The result is a place where computers and laser technology sit side by side in the plant to aid fabrication − something that is proving vital in obtaining the very tight 1mm to 2mm tolerances for the Orbit connections.

The accuracy is critical to ensuring the complex structure will work and Watson’s job is so intricate, the process involves virtually building the sculpture in Bolton before it is taken to site.

Connection speed

Watson received specifications and 3D computer models of the structure from Arup, and set to work. Some 900 connections, 1,800 steel connection plates and 600 star nodes − each requiring around 50 bolts − are required.

An oxy-acetylene cutting tool shapes the ends of each of the between 400mm and 500mm diameter tubes at the appropriate angle required for that part − “Not one pipe has the same profile as another”, says Watson production engineering manager Jed Hulme.

The 4m tall star nodes are particularly intricate − being the meeting point for a number of other connecting tubes.
To fabricate these, Hulme devised a series of jigs to hold each element.

This is where the computers come back in. A laser is used to spot reference points onto the steel held by the jigs.The laser points are plotted on the computer against the 3D model to ensure the steel is precisely where it should be in relation to the next connection. Adjustments can then be made before welding takes place.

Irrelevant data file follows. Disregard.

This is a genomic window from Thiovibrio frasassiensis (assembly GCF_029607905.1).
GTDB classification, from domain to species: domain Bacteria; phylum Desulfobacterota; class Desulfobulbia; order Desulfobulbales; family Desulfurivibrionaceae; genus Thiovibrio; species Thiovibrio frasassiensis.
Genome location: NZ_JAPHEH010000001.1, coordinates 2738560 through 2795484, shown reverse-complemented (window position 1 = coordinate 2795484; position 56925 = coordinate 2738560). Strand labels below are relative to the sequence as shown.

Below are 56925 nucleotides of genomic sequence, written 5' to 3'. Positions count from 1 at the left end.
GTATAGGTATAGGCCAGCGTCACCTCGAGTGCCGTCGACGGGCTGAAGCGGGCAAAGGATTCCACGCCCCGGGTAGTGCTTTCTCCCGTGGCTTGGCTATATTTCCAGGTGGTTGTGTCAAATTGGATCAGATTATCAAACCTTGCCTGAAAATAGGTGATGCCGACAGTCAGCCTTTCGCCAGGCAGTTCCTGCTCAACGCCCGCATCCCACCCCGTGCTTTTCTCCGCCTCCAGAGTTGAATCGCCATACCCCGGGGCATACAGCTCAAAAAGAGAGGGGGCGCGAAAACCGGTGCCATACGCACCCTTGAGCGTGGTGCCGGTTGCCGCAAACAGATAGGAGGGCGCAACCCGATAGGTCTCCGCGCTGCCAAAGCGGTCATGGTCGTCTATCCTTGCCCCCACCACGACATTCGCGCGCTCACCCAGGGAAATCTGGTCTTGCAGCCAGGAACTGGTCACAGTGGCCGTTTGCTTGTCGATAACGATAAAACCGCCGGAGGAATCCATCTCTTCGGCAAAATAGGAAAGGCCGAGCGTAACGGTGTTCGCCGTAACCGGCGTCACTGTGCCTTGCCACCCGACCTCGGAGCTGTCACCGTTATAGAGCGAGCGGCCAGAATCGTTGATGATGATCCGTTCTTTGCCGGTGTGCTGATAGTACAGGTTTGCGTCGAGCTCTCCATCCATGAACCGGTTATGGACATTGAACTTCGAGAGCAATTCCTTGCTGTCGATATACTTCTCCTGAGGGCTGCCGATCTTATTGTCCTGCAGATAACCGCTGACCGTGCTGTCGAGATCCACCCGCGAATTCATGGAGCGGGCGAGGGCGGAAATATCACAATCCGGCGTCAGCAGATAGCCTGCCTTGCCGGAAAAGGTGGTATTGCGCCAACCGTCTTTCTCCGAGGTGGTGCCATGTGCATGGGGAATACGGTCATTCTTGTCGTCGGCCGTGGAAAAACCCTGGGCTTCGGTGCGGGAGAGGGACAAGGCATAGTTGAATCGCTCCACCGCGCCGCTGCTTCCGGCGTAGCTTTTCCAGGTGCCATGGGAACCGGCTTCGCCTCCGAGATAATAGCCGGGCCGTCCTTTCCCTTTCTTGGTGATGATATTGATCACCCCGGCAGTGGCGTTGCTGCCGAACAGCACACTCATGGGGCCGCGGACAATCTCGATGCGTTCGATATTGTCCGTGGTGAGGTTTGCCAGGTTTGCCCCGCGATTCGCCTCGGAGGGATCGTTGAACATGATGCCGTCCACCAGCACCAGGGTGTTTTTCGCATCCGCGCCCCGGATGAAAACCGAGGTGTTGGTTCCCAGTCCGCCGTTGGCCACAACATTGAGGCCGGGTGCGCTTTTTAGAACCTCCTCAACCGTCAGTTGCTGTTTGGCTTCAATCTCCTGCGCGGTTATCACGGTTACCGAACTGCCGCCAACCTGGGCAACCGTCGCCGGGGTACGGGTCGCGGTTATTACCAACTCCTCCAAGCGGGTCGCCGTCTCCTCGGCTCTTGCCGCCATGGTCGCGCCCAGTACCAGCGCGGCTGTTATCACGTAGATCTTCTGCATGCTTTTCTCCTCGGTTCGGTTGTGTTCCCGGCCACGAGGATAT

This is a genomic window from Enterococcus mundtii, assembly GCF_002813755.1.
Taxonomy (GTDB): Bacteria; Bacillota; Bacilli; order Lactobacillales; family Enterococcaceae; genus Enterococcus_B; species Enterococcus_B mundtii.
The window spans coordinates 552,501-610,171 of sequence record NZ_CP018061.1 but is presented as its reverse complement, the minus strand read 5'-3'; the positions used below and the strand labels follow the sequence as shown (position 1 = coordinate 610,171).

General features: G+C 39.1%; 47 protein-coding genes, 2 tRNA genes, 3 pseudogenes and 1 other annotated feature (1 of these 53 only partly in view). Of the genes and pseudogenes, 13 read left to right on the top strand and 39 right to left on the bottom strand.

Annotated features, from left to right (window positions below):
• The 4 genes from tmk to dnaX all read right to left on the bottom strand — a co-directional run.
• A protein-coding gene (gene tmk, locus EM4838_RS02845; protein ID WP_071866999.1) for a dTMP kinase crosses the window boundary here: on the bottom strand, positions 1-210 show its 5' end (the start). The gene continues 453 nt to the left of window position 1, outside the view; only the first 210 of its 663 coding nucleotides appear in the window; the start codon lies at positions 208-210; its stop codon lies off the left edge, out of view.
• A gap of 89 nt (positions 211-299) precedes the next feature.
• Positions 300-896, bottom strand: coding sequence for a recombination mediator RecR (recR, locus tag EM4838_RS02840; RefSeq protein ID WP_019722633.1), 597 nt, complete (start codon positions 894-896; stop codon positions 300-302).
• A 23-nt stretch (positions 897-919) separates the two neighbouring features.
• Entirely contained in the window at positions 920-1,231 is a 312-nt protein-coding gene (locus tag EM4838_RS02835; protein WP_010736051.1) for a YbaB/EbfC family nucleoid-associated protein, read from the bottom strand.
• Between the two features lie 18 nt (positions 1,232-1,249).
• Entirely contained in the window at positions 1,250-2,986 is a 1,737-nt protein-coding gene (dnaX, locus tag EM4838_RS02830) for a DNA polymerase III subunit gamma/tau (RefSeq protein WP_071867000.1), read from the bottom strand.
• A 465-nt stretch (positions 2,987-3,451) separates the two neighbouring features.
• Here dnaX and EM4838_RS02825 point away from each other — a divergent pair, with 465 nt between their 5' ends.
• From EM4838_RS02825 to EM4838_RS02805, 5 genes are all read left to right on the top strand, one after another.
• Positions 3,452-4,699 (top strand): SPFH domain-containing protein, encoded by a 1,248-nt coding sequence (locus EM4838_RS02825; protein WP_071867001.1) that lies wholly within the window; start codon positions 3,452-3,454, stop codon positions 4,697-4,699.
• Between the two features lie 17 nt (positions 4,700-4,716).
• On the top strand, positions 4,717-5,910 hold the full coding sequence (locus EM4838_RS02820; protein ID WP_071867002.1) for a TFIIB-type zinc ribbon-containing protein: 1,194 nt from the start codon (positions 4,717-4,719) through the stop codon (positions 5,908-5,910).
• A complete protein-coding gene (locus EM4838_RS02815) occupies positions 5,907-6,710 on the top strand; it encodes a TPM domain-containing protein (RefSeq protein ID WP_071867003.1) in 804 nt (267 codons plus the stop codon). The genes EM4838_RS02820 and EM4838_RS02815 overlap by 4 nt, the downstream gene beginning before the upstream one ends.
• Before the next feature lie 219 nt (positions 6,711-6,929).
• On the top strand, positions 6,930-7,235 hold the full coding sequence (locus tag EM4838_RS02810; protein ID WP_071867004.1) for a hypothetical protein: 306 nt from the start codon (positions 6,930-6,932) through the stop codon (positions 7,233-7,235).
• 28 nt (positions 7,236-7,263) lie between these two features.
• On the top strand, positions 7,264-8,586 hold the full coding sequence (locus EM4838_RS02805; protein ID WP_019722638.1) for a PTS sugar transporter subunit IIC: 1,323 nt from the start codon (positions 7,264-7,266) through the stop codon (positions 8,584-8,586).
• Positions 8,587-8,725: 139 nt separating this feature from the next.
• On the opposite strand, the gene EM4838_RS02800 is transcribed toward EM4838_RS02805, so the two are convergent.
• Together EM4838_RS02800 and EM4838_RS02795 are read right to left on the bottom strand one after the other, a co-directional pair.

Long descent

Watson is also fabricating the 38 stair modules and the 15 ramp modules for the lowest section to create the 480m long spiral descent from the observation deck. These have a solid base with a mesh wall and ceiling designed to allow a continued enjoyment of the views.

The stairwell, along with the design of an entrance pavilion and observation deck details including partial external walkways and concave and convex mirrors, are fine examples of Kapoor’s trademark interest in voids and space.

The pavilion entrance is designed to enhance this. It is a more solid tapered funnel-like canopy that begins 3m above ground level rising to 25m. There will be a 400mm deep shallow recess in the ground beneath the canopy, from which visitors can look up into the shaded red space above.

Watson is also responsible for the primary steelwork for the observation deck. This will be built at floor level before being craned into place. The fabricator began its work last autumn and expects to finish by the end of summer.

Legacy focus

The Orbit will is due for handover by 1 May next year, in time for the Games, but its legacy use is the focus now.